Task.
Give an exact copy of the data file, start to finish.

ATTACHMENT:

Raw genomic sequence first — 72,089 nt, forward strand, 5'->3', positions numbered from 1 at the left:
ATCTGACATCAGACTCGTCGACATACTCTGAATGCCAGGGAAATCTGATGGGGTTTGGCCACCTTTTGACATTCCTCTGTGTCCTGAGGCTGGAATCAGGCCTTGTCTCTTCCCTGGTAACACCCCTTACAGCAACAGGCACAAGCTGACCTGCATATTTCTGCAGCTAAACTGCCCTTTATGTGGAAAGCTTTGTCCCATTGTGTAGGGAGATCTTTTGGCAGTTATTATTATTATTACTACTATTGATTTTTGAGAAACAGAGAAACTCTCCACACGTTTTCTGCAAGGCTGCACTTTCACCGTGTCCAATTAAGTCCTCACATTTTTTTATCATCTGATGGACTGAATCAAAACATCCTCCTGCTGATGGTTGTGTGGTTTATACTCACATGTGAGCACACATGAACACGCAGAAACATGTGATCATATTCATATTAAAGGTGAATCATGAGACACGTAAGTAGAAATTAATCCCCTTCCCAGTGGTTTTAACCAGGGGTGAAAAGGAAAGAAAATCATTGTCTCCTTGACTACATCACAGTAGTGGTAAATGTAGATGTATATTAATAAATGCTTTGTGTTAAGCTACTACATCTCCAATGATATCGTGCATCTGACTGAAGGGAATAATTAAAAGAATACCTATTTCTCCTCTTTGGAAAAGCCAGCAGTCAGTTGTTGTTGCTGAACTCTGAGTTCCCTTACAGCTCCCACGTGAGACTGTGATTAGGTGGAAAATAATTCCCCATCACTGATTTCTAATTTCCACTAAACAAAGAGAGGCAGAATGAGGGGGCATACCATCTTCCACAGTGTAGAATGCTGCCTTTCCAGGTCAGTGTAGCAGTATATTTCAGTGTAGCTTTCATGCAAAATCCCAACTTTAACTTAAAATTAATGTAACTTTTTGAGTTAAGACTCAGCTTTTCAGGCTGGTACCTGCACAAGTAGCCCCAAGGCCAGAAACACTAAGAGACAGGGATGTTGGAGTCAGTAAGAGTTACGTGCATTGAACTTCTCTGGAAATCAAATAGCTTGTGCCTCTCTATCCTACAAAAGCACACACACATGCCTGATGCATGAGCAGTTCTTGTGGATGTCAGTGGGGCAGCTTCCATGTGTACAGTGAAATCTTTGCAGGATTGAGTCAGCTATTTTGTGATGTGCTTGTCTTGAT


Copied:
Raw genomic sequence first — 72,089 nt, forward strand, 5'->3', positions numbered from 1 at the left:
ATCTGACATCAGACTCGTCGACATACTCTGAATGCCAGGGAAATCTGATGGGGTTTGGCCACCTTTTGACATTCCTCTGTGTCCTGAGGCTGGAATCAGGCCTTGTCTCTTCCCTGGTAACACCCCTTACAGCAACAGGCACAAGCTGACCTGCATATTTCTGCAGCTAAACTGCCCTTTATGTGGAAAGCTTTGTCCCATTGTGTAGGGAGATCTTTTGGCAGTTATTATTATTATTACTACTATTGATTTTTGAGAAACAGAGAAACTCTCCACACGTTTTCTGCAAGGCTGCACTTTCACCGTGTCCAATTAAGTCCTCACATTTTTTTATCATCTGATGGACTGAATCAAAACATCCTCCTGCTGATGGTTGTGTGGTTTATACTCACATGTGAGCACACATGAACACGCAGAAACATGTGATCATATTCATATTAAAGGTGAATCATGAGACACGTAAGTAGAAATTAATCCCCTTCCCAGTGGTTTTAACCAGGGGTGAAAAGGAAAGAAAATCATTGTCTCCTTGACTACATCACAGTAGTGGTAAATGTAGATGTATATTAATAAATGCTTTGTGTTAAGCTACTACATCTCCAATGATATCGTGCATCTGACTGAAGGGAATAATTAAAAGAATACCTATTTCTCCTCTTTGGAAAAGCCAGCAGTCAGTTGTTGTTGCTGAACTCTGAGTTCCCTTACAGCTCCCACGTGAGACTGTGATTAGGTGGAAAATAATTCCCCATCACTGATTTCTAATTTCCACTAAACAAAGAGAGGCAGAATGAGGGGGCATACCATCTTCCACAGTGTAGAATGCTGCCTTTCCAGGTCAGTGTAGCAGTATATTTCAGTGTAGCTTTCATGCAAAATCCCAACTTTAACTTAAAATTAATGTAACTTTTTGAGTTAAGACTCAGCTTTTCAGGCTGGTACCTGCACAAGTAGCCCCAAGGCCAGAAACACTAAGAGACAGGGATGTTGGAGTCAGTAAGAGTTACGTGCATTGAACTTCTCTGGAAATCAAATAGCTTGTGCCTCTCTATCCTACAAAAGCACACACACATGCCTGATGCATGAGCAGTTCTTGTGGATGTCAGTGGGGCAGCTTCCATGTGTACAGTGAAATCTTTGCAGGATTGAGTCAGCTATTTTGTGATGTGCTTGTCTTGAT